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We'll Meet Again: The Early Years
Vera Lynn
We'll Meet Again: The Early Years
Genres: Special Interest, Pop, Broadway & Vocalists
  •  Track Listings (24) - Disc #1


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CD Details

All Artists: Vera Lynn
Title: We'll Meet Again: The Early Years
Members Wishing: 0
Total Copies: 0
Label: Asv Living Era
Original Release Date: 2/28/1995
Re-Release Date: 2/21/1995
Genres: Special Interest, Pop, Broadway & Vocalists
Styles: Nostalgia, Easy Listening, Oldies, Vocal Pop, Traditional Vocal Pop
Number of Discs: 1
SwapaCD Credits: 1
UPC: 743625514520

CD Reviews

A transporting listen!
Evan Stern | 02/16/2001
(5 out of 5 stars)

"In my opinion, Vera Lynn reigns supreme as one of the greatest female vocalists of the WWII era, and this collection does her significant talent justice. Though I was born some forty years after the bombing of Pearl Harbor, these recordings take me back in time, and I never fail to choke up as I listen to the strains of her renditions of "We'll Meet Again," and "The White Cliffs of Dover." This album is a must for anyone in love with the music of WWII!"
Well met by moonlight, Dame Vera
L. E. Cantrell | Vancouver, British Columbia Canada | 01/20/2005
(5 out of 5 stars)

"For those who remember her, Vera Lynn requires no more introduction than her great contemporaries, Churchill, Roosevelt, Eisenhower, Montgomery. She was the British songbird whose voice was the sound of hope in the darkest of days. Even to this day, she is so much the keeper of the keeper of the flame for the World War II generation that the British press beat a path to her door for comment when a member of the UK royal family recently made an ass of himself by wearing Nazi symbols.

Lynn was a ballad singer with a strikingly pure sound, superb diction and the ability to sell even terrible material. Just listen to her in "When You Wish upon a Star." Almost unbelievably, she makes that hoary old chestnut work. When she actually had something work with, as in "We'll Meet Again" or "White Cliffs of Dover" or "Where in the World?" or even "You'll Never Know," she delivered definitive performances.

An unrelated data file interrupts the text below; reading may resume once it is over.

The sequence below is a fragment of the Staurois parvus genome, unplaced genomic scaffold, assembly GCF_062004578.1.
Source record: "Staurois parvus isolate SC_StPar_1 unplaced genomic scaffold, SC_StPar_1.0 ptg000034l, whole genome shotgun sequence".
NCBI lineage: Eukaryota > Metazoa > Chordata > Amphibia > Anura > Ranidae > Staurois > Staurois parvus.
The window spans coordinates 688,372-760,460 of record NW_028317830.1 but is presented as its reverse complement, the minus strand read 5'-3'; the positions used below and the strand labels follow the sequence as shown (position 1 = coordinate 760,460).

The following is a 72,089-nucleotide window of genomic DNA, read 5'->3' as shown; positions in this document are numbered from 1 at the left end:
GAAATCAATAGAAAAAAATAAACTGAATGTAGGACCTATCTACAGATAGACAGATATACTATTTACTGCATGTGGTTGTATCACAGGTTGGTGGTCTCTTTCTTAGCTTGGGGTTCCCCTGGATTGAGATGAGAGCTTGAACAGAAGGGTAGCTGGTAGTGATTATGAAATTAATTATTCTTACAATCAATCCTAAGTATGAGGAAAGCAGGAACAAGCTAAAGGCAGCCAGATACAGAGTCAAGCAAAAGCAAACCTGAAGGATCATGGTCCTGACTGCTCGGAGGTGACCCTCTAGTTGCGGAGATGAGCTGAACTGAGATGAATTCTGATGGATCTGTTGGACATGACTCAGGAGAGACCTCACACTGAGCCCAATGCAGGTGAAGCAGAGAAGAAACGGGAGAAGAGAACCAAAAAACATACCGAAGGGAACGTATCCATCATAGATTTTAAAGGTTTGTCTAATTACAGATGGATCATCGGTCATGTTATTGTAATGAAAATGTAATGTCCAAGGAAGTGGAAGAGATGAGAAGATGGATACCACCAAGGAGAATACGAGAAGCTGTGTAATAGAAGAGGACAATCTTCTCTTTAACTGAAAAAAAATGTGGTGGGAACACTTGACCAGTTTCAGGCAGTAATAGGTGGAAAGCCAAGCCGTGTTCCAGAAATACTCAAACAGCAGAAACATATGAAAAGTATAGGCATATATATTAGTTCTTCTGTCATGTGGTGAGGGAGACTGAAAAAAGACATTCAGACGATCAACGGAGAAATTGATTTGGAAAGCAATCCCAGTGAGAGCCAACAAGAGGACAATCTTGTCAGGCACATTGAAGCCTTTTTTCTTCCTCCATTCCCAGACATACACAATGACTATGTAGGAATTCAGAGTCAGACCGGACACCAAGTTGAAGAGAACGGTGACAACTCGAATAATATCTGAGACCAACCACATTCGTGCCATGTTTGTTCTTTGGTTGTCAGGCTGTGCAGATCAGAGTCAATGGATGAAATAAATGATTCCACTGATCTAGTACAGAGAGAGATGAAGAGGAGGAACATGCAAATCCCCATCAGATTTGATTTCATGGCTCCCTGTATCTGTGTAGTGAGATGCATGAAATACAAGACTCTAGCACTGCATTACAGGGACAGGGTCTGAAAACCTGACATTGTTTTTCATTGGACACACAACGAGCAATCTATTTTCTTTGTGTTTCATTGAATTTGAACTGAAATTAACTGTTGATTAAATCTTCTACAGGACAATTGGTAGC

This CD offers 24 of Lynn's recordings, the ones that were actually heard in wartime Britain. Even by the standards of her time, the arrangements were hokey. By the standards of the contemporary American big bands, they were downright primitive. Nevertheless, they are exactly right for the period, for the material and for her.

Considering the age of the performances, the state of British recording technology at the time, and the multiple sources, the sound on the disc is quite good. If anything, a slight boxiness adds to the authenticity of the songs.

Vera Lynn was one of the best-loved performers of the 20th Century and is presented here in the form in which she enchanted her generation.

Five stars, with no qualifiers!
World War II favorites from the beloved British singer
Paul Tognetti | Cranston, RI USA | 07/30/2004
(3 out of 5 stars)

"If you lived in Britain during World War II she was the proverbial "girl next door". Everybody loved her. She was the musical link between the "girls back home" and their men overseas. Her music helped an entire nation survive the most difficult of times and she remains one of the most popular female vocalists in British history. I became acquainted with her music about 20 years ago when a popular talk show host in town closed his program each day with her classic rendition of "We'll Meet Again". That recording made me want to hear more. At long last I picked up this CD and I must say I enjoyed it tremendously. Her moving renditions of tunes like "Wishing (Will Make It So), "When They Sound the Last "All Clear'" and of course "The White Cliffs of Dover" nearly brought a tear to my eye. And this is 50 years later. One can only imagine what these songs meant to all those seperated guys and gals way back when. There are 24 tracks on this disc featuring the early years of Vera's career from 1936 to 1942.
While I enjoyed practically all of them I would particularly recommend to you "It's A Sin To Tell A Lie", "I Had The Craziest Dream" and her 1940 rendition of "I'll Never Smile Again". These are the original recordings in their original form. They do not appear to have been remastered in any way so the sound quality is not the best. The liner notes are acceptable but I would have appreciated more information on the career of this important British artist. Vera continued to experience modest chart success in Britain until the late 1950's. Strangely she did not appear on the American music charts at all during the war but did finally have some success in the U.S. during the early 50's. If you are a fan of the music of the World War II era this CD would certainly be a fine addition to your collection."